Hurley’s wholesalers handle their various accounts in retail, on- and off-premise accounts.  “Our newsletters (electronic press releases) go out to retailers,” says Bob, “then the stores use them any way they like.  There’s a schism between retailers regarding amount of digital content that they like to use.  We create the content to make it easier for them to sell our wines.” 

“Another avenue we work in,” adds Margot, “is to sell to distributors, whose sales force make the rounds and beat the pavement.  The email program works differently; they can only order what they’ve gotten from previous orders.  It’s only a small part for us.  I write all the content.”  Bob expressed surprise that more retailers don’t exercise this medium, seeing the success that other retailers have. 

A favorite Hurley region, reflected in the website, is the Loire Valley.  Bob reminisced: “We reconnected recently with a family in Sancerre, the Serge Laportes, because we’d imported them for 2O years.  The business has transitioned to their son Guillaume, and those times of intergenerational interactions are very memorable.” 

While the Hurleys prefer to keep their case volume confidential, Bob said that broadening distribution geographically, recently to Georgia and Alabama, has helped grow their business about 2O% a year.  “That was true even during the recession, though the per-bottle price has become less expensive.”

When asked how much her personal taste affects with she buys, Margot responded emphatically: “One hundred percent!  It’s absolutely essential.  We’d never try to sell a wine that we didn’t personally love.  Our portfolio is absolutely based on our collective palate, no compromise of quality, ever.  Luckily my mom and father had diverse palates, and mine’s more like my mother’s.”

Upholding that dialogue, Bob added: “We also don’t buy wine for which one of us is enthusiastic but the other neutral.  We try to include sales people in the dialog as well.  They don’t have veto power, but we appreciate their views.  We regularly have tasting panels of our wines and competitors’ wines.  I find blind tastings a little unrealistic.  It’s not the expectation that a consumer brings to the equation.  The wine either pays off or it doesn’t.” 

Defining their client niche in the high-end sub-segment, Bob admits that buying their wines is “clearly a choice: our newsletter only appeals to a sub-segment of enthusiasts.  While 62% of wine is bought today by women, more expensive wines tend to be bought by men.  A lot of those men are lawyers, doctors, architects who don’t go into stores.  They’re out of town, billing $5OO hour, and digital marketing’s very appealing to them.”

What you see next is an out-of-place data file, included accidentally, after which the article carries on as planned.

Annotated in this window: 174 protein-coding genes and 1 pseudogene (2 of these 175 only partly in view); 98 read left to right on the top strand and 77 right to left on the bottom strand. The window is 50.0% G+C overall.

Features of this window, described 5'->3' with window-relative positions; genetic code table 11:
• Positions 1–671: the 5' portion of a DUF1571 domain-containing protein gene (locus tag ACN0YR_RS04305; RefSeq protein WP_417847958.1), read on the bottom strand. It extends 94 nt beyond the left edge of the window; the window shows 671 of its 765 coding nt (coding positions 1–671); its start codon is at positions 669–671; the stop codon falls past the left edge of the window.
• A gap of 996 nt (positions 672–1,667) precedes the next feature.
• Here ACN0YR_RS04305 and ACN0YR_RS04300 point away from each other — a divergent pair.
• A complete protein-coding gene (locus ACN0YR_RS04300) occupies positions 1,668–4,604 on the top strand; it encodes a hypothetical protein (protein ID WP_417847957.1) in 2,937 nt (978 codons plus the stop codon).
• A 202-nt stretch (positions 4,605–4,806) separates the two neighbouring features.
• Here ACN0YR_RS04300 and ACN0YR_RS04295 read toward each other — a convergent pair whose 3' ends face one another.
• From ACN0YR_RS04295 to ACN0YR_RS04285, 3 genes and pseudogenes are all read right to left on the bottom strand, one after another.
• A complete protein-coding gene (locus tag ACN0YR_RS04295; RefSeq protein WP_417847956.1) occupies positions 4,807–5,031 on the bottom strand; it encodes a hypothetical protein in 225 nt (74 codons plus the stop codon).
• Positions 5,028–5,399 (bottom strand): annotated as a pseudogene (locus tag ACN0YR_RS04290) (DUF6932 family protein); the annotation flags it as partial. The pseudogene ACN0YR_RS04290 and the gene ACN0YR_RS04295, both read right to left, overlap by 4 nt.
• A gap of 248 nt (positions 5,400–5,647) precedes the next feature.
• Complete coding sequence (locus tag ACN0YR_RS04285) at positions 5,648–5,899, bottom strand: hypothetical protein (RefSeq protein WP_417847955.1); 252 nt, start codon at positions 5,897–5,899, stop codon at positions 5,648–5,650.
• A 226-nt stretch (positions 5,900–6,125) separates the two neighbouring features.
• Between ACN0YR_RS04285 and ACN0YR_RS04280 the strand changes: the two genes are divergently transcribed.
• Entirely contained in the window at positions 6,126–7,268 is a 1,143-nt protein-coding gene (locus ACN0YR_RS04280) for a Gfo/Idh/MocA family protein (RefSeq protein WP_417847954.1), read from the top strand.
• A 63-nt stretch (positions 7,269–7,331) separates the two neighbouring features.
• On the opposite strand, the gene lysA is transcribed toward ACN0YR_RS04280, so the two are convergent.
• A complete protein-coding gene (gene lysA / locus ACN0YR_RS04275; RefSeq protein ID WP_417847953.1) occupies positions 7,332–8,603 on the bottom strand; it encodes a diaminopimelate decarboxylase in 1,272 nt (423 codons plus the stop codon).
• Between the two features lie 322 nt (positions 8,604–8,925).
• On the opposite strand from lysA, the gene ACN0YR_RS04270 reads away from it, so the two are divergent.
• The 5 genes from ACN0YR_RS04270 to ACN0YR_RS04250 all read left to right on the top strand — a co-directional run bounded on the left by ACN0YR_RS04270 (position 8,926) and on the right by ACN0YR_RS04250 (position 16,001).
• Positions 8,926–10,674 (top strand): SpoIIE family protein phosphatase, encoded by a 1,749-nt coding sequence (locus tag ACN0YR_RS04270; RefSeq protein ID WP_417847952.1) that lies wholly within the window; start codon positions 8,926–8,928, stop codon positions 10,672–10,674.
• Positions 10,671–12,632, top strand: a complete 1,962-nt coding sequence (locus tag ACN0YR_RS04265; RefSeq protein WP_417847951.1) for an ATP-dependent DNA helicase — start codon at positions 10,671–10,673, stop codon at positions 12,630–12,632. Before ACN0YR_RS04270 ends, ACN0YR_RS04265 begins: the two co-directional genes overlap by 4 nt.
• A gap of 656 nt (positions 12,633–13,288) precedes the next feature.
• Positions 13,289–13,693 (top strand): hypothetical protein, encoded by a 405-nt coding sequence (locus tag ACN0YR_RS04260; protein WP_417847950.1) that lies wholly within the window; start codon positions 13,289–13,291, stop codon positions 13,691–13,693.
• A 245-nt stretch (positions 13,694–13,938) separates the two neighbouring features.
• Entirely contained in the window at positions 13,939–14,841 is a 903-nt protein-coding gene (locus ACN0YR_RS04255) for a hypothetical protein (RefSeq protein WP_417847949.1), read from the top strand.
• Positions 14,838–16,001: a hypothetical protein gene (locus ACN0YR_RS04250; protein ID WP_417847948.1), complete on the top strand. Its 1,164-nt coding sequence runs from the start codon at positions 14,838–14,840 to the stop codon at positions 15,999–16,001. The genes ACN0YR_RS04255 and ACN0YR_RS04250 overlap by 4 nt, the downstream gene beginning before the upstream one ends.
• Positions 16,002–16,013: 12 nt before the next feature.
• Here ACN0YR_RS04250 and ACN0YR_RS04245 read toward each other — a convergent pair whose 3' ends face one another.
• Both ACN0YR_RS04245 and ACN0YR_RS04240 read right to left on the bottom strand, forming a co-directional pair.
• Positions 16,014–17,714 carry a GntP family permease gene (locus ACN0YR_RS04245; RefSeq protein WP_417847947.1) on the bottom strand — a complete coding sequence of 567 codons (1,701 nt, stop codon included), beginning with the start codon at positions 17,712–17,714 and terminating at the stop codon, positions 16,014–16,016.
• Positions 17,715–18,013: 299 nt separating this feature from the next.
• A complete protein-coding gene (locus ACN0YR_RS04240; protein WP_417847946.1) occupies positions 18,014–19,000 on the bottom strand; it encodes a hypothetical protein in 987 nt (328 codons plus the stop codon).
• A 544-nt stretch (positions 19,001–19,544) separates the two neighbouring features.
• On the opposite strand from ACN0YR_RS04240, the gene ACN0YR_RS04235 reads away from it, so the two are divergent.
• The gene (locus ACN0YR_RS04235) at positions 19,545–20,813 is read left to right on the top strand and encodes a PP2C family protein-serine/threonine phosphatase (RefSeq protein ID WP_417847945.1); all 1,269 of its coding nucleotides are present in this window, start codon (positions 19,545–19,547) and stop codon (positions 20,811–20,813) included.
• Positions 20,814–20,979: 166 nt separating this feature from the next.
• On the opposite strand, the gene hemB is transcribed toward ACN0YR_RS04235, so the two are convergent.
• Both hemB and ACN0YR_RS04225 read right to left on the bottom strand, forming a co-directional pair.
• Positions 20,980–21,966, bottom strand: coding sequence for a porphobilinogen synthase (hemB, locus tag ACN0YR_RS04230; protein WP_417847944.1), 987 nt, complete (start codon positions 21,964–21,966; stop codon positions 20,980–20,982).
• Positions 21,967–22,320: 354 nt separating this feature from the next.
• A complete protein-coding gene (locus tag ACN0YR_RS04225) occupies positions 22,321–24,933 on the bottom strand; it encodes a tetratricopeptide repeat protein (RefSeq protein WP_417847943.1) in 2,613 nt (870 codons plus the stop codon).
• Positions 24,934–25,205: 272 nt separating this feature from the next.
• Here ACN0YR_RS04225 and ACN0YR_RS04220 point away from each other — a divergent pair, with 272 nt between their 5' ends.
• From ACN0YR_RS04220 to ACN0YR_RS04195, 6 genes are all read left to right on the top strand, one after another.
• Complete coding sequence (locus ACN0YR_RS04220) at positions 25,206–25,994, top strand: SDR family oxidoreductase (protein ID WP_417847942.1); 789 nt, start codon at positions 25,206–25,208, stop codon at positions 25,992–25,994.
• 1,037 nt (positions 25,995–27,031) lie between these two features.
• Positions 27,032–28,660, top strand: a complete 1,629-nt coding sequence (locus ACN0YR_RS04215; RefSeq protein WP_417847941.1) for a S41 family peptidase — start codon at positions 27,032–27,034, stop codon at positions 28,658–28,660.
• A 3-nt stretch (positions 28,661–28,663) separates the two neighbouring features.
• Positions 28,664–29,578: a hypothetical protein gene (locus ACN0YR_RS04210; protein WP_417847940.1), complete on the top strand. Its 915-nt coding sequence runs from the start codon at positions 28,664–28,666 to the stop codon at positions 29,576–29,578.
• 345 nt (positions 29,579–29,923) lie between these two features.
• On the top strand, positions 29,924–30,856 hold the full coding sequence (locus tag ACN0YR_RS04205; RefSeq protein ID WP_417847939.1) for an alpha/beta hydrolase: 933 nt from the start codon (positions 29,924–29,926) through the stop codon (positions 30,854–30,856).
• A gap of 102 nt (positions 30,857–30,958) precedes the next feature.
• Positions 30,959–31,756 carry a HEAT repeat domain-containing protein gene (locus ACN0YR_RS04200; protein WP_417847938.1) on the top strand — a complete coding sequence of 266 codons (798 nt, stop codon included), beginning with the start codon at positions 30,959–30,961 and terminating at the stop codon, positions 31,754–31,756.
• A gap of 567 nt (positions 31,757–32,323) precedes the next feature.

The tone of the CHFW newsletters tends toward the chatty, low-key, cellar-door, out-of-the-box confidentiality.  Warm day?  Pop a rosé!  Margot states it baldly: “Nobody want to read a textbook.”  She studied the writing of newsletters under her mother’s easy tutelage.  “Mom would write them, and I’d proofread, then edit, then add an idea, then write up a new wine added to a grower’s portfolio – a gradual progression.”

Margot chose to major at Dartmouth in studio painting and feminism.  When she graduated in 2OO7, she joined the family business in earnest.  “I’m always looking to find more time for my art work, but I’m consumed by wine marketing.”  At 29, her career is just heating up.  When I suggested that she might design wine labels, Bob’s eyebrows raised: “Good idea.”

Margot said: “Feminism is an outlook that works into life well, and into the newsletters.  I write what I would want to read, and what know about a wine.  I don’t give too much thought for aiming it to a particular audience or person.  I try to include relevant info in a palatable way.  I work hard on tasting notes, and refer back to notes I took at various times I‘ve had the wine, tracking its development.  I might refresh my perceptions with a new bottle, looking for the right descriptor for a hue, or a flavor, floral versus mineral.”

Margot: That’s a special micro-niche, high-end bin-ends.  We don’t buy for that; we look at inventory reports and OMG!  They’re forgotten discoveries!  They tend to be cellaring wines, more expensive, not for everybody.

Bob: We always use refrigerated containers from France.  Entirely temperature controlled, as are our trucks and warehouses.  Many top shippers (who go unnamed) will not pay that extra charge.

Bob: Robert Parker is amazing but four times longer; admirable, but too many flavor descriptors. 

Elegant mélange of flint (pure shale), peach blossom, a little lychee and apricot, minerally on both nose and finish.

Lengthy citrus notes, rough herbs, attractive heady aromatics, fresh, appetizing. 

Spicy nose, breezy minerality, yet firm.  (6 premier crus – all distinctively different)

Aromatic, chewy, sandpapery tannins, red plums, smooth finish

Overlooked Cotes de Francs; firm stone fruit, generous mouth-feel, well-balanced. 

warm, toasty, bright fruity blend, tannins under control

Spicy nose follows to mouth, currants and raspberries with a touch of cacao, dry smooth finish.